The IVSΔA variant was found to be more frequently present in men with sporadic prostate cancer when data from all three centers were combined and controls were required to minimally have had PSA testing for study inclusion (P = 0.01; OR, 1.42; 95% CI, 1.10-1.80; Table 1 ). Owing to study design differences between the three centers, PSA testing and DRE were minimally required for all controls in only two of the studies but not in the third. In the combined group analysis of men in these two centers (JHU and Mayo), the association of allele status and prostate cancer risk was also statistically significant and the magnitude of the relative risk for KLF6 gene variant carriers was 1.47 (P = 0.01; 95% CI, 1.08-2.00).
A potentially important caveat, requiring further analysis, is that no association between risk and genotype status was present in the third group alone when all their population-based controls, regardless of PSA status were included (P = 0.57; OR, 0.86; 95% CI, 0.62 -1.20). When data from all three registries were combined without regard to PSA testing in controls from the third study, the association was suggestive but did not reach statistical significance (P = 0.21; OR, 1.16; 95% CI, 0.92-1.45; Table 1).
We next examined the potential role of this SNP in men with hereditary prostate cancer. Again, a statistically significant association was seen between the IVSΔA allele and cancer risk. The magnitude of the relative risk for IVSΔA carriers was 1.61 (P = 0.01; OR, 1.61; 95% CI, 1.20-2.16) in the combined analysis from both centers. This association was seen in one of the two registries alone (P = 0.02; OR, 1.71; 95% CI, 1.13-2.60) whereas a trend towards significance was present in the other group (P = 0.11; OR, 1.59; 95% CI, 0.98-2.57; Table 1). Interestingly, among these men with a positive family history for prostate cancer in both registries, the carrier frequency was higher among men with an earlier age of diagnosis (<65 years of age; P ≤ 0.03).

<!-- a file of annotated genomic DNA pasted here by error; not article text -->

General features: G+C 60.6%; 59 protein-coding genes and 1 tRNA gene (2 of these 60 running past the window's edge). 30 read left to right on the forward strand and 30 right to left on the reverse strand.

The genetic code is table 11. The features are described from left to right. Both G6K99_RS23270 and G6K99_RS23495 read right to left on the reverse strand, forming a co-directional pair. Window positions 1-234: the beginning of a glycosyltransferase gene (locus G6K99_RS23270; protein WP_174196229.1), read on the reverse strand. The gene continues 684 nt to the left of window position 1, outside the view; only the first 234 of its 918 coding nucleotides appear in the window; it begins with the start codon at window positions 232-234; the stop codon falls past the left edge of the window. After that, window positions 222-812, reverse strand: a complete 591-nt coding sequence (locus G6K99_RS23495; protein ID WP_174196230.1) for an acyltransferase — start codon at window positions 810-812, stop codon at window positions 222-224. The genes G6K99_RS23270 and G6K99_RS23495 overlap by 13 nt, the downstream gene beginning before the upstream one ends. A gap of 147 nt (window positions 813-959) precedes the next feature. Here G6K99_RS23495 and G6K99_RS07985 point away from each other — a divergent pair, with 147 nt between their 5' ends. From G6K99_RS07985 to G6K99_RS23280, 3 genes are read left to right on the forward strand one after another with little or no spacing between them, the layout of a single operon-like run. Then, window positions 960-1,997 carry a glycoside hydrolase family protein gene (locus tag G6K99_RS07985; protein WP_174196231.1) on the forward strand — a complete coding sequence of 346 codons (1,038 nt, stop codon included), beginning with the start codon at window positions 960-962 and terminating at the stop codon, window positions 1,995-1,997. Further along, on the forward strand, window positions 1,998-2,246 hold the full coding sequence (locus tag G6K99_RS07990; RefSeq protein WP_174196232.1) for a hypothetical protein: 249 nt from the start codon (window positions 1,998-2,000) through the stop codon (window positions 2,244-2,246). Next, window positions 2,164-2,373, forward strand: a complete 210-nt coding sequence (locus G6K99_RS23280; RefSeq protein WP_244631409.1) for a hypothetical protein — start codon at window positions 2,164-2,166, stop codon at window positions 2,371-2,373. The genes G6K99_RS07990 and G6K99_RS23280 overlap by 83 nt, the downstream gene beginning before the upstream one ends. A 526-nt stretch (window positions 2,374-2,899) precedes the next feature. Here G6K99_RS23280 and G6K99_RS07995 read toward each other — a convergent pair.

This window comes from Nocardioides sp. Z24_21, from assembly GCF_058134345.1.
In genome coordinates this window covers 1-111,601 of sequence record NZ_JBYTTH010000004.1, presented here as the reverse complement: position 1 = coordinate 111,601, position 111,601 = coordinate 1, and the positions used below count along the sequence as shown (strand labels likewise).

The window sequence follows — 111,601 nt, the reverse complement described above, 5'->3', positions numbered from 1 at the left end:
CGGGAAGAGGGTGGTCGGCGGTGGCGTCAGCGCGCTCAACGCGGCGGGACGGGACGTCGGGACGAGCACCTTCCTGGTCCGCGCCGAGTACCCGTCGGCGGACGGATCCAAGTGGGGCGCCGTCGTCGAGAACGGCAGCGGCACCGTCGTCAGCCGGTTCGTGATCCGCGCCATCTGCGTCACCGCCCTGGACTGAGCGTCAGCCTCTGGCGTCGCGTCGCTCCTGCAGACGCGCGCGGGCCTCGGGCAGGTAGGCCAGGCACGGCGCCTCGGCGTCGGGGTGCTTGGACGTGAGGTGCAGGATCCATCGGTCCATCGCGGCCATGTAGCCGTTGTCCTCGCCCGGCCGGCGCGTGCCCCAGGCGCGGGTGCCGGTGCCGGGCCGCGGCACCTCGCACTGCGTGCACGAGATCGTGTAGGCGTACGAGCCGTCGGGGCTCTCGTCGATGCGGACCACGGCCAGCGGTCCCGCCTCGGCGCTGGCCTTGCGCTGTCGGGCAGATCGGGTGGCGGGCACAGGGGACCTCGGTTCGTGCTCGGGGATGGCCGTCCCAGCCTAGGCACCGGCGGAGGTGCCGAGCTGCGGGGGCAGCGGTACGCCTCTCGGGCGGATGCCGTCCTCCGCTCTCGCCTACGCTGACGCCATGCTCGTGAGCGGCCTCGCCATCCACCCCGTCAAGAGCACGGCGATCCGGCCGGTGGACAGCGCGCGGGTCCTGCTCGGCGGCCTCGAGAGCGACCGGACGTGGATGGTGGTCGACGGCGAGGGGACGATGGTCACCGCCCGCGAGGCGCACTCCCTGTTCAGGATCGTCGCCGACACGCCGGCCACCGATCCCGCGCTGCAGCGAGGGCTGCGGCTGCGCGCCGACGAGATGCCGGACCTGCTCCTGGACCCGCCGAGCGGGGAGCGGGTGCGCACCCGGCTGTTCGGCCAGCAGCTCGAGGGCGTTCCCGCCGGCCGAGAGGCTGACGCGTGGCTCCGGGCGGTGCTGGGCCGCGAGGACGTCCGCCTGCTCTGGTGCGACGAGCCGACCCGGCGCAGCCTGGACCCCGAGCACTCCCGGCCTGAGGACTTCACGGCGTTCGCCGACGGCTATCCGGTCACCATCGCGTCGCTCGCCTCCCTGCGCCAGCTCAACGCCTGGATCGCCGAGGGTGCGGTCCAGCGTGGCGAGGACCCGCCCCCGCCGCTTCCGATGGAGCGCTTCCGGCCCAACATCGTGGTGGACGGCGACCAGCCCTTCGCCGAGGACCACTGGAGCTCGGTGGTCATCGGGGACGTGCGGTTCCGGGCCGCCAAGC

KLF6 Alternative Splicing. Thus, the epidemiologic data reinforced the previously identified role of KLF6 as a tumor suppressor gene in the pathogenesis of prostate cancer (9, 10) . However, the molecular basis by which this specific noncoding germ line sequence variant resulted in increased risk was unclear. We began exploring a potential biological role for the IVSΔA allele in cultured cells by expressing full-length 6.2-kb KLF6 minigene constructs, containing either the wild-type or IVSΔA sequence. Three findings stemming from these experiments suggested that the IVSΔA variant effected a change in wild-type KLF6 tumor suppressor gene expression and function. First, the KLF6 gene is alternatively spliced. Second, a relative overabundance of KLF6 splice variants to wild-type tumor suppressor expression is present in tumor versus normal prostate tissue. Finally, the IVSΔA variant was consistently associated with enhanced KLF6 alternative splicing and variant protein expression both in cell culture and human tissues.